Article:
Canucks prospect Nils Höglander has arguably been the best player of the tournament at the 2020 World Junior Championships.
Höglander came into the semifinals as the tournament’s leading scorer with 10 points in 5 games, including the goal of the tournament, a magnificent lacrosse-style Zorro Goal against Finland.
One key aspect of Höglander’s superb tournament is his consistency. Rather than racking up points against a lesser opponent, Höglander put up points in every single game. Understandably, Sweden was depending on Höglander in their semifinal matchup against Russia. It was less than ideal, then, that Höglander got a game misconduct less than five minutes into the game.
Without Höglander, Sweden came close to defeating Russia, pushing the game to overtime, but surely Höglander’s creative flair would have made a difference in a tie game. All Sweden needed was one more goal. Considering Höglander has put up a point every single game, you have to believe he could have provided or set up that goal.
Instead, fellow Canucks prospect Vasili Podkolzin will be going on to the gold medal game with Russia rather than the top-seeded Swedes.
Sweden got off to a great start, scoring just 16 seconds into the game, but then they got into penalty trouble. Russia tied the game on their first power play thanks to some great work by Podkolzin along the boards, then a nice end-line pass to set up Ivan Morozov for the 1-1 goal.
Considering how many fantastic passes from Podkolzin haven’t turned into goals this tournament, it was gratifying to see one of them finally end up in the back of the net, even if it wasn’t as nifty a pass as some of his others.
A minute later, a Höglander hit changed the course of the game.
Höglander was skating up through the neutral zone when Russian captain Grigori Denisenko stepped up to pressure him. Höglander played the puck into the offensive zone, then veered left and elevated his shoulder into Denisenko’s head, following through with the elbow to send Denisenko flying.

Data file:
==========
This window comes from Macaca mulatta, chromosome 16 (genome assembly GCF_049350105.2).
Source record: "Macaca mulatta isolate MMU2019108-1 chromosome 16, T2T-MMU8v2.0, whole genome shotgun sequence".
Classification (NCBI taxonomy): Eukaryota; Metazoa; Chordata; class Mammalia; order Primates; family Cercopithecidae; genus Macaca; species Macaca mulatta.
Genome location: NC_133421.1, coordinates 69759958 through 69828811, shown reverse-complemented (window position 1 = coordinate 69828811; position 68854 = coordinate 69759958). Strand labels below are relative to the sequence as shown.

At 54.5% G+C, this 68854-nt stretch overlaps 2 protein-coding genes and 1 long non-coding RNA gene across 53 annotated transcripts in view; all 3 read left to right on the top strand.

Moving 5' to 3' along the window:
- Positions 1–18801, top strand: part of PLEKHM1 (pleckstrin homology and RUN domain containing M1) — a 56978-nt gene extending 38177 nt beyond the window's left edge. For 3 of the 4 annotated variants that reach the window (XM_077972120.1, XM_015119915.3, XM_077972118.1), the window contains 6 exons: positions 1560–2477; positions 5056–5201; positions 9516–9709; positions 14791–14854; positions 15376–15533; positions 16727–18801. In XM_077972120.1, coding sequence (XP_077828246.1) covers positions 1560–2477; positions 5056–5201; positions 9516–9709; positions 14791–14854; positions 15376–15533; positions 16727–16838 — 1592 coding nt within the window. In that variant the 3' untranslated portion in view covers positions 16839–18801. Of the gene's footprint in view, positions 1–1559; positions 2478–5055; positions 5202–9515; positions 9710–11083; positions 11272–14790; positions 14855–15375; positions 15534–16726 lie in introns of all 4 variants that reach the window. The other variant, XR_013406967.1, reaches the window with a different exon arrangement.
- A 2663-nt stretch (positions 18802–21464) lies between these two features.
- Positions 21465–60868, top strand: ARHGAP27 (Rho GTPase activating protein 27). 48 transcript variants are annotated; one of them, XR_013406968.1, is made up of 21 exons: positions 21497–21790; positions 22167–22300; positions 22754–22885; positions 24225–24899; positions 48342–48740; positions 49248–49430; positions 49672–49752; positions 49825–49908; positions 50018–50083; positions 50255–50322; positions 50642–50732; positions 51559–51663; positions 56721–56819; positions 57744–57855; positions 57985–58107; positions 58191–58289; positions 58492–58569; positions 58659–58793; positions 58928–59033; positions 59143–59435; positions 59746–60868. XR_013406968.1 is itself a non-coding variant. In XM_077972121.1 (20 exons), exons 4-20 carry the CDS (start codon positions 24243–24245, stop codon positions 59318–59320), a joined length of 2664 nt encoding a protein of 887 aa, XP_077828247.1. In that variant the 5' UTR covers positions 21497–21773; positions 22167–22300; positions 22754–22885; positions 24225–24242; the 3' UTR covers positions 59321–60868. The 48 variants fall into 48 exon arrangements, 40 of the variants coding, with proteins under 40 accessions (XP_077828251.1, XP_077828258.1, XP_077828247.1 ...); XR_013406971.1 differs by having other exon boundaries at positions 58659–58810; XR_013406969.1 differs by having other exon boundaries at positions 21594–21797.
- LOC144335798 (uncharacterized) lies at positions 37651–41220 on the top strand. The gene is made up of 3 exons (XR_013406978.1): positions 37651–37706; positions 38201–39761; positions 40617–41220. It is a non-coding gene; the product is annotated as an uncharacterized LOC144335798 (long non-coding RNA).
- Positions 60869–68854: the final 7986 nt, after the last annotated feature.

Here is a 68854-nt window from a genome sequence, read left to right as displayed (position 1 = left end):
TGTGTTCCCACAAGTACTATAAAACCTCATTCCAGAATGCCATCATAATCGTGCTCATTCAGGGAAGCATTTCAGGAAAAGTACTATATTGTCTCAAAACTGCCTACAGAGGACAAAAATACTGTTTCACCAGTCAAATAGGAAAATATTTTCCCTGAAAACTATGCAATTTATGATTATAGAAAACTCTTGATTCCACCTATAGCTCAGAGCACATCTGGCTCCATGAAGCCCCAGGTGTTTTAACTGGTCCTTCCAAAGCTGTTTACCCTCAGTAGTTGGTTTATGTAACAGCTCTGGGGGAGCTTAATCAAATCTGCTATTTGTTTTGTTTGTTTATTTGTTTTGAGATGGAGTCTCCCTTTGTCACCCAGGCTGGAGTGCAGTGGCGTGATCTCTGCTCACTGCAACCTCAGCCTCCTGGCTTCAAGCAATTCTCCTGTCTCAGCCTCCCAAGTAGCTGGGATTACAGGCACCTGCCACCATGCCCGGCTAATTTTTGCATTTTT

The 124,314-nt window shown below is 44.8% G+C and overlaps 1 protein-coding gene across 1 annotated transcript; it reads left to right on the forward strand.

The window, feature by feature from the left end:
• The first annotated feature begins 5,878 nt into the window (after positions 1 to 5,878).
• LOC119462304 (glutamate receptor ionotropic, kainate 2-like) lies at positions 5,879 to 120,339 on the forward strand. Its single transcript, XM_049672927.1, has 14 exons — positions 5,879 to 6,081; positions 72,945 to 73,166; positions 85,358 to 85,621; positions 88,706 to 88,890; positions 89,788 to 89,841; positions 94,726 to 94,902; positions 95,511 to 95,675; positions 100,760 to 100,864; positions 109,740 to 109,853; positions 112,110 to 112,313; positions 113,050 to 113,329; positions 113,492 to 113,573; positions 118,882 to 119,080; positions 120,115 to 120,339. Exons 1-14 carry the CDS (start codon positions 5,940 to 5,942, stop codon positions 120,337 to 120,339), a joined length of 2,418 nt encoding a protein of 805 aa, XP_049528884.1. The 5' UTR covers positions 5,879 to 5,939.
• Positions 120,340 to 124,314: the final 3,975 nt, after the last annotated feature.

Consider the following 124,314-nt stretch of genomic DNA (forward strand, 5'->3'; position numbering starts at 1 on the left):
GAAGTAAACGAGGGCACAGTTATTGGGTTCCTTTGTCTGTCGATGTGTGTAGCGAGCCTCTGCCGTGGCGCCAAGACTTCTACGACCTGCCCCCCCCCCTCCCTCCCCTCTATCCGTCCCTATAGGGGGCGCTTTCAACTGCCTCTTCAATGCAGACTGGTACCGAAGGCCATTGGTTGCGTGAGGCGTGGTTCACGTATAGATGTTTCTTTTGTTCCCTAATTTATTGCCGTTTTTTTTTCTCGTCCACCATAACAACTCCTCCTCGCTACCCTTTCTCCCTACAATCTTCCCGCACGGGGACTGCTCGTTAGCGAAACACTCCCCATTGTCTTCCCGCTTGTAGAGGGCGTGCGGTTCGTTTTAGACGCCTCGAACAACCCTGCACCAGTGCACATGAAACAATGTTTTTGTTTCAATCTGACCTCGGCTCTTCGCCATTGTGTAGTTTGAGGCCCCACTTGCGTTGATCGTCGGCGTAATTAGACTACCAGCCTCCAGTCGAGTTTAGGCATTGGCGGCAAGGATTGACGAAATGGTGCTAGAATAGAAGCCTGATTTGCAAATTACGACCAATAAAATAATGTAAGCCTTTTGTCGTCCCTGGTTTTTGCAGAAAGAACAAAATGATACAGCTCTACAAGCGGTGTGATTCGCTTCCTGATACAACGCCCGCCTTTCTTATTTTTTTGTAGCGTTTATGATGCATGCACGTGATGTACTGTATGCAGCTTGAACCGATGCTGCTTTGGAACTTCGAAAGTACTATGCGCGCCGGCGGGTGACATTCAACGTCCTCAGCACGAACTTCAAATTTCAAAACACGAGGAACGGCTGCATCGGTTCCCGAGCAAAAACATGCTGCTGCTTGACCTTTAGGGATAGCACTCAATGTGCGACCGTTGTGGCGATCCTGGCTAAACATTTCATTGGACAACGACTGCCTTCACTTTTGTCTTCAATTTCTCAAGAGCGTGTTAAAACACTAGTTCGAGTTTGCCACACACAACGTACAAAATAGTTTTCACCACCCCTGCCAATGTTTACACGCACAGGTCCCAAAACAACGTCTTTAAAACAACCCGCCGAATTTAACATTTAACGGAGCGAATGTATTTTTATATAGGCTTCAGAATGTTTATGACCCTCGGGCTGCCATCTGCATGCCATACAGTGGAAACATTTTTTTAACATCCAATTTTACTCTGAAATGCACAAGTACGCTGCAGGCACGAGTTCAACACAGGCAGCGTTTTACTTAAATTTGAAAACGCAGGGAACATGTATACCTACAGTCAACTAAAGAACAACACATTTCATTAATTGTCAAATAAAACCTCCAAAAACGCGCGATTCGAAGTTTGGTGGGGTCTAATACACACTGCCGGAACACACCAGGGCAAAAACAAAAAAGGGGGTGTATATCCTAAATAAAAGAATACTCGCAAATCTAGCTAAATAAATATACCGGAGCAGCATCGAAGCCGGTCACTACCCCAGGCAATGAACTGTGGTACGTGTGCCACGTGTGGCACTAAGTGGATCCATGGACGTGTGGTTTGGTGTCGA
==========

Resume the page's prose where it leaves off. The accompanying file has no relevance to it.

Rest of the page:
Even by NHL standards, this was a clear hit to the head deserving of a penalty. In international hockey, which penalizes hits to the head far more harshly, it earned a five-minute major and a game misconduct.
A game misconduct may seem harsh for those used to watching NHL hockey, but the IIHF has cracked down on hits to the head. There are two options: a two-minute minor and a 10-minute misconduct, or the five and a game that Höglander received.
In my opinion, this was the right call. I appreciate that IIHF hockey takes head injuries seriously, as concussions can be life-altering. Höglander could have protected himself from a potential hit without elevating his shoulder into Denisenko’s head and following through. It was an unnecessary play.
It’s not the first time Höglander has gotten into trouble for a hit to the head this season, as he was suspended for an elbow to the head of Fredrik Styrman in the SHL in October.
Given that Höglander is just 5’9”, perhaps he feels he needs to play on the edge to protect himself on the ice, but he needs to find the line where he’s not making contact with the head when he makes a reverse hit. Höglander would likely say that these hits to the head were unintentional, but that just means he needs to adjust how he throws these hits, staying a little lower to ensure contact with the shoulder or chest.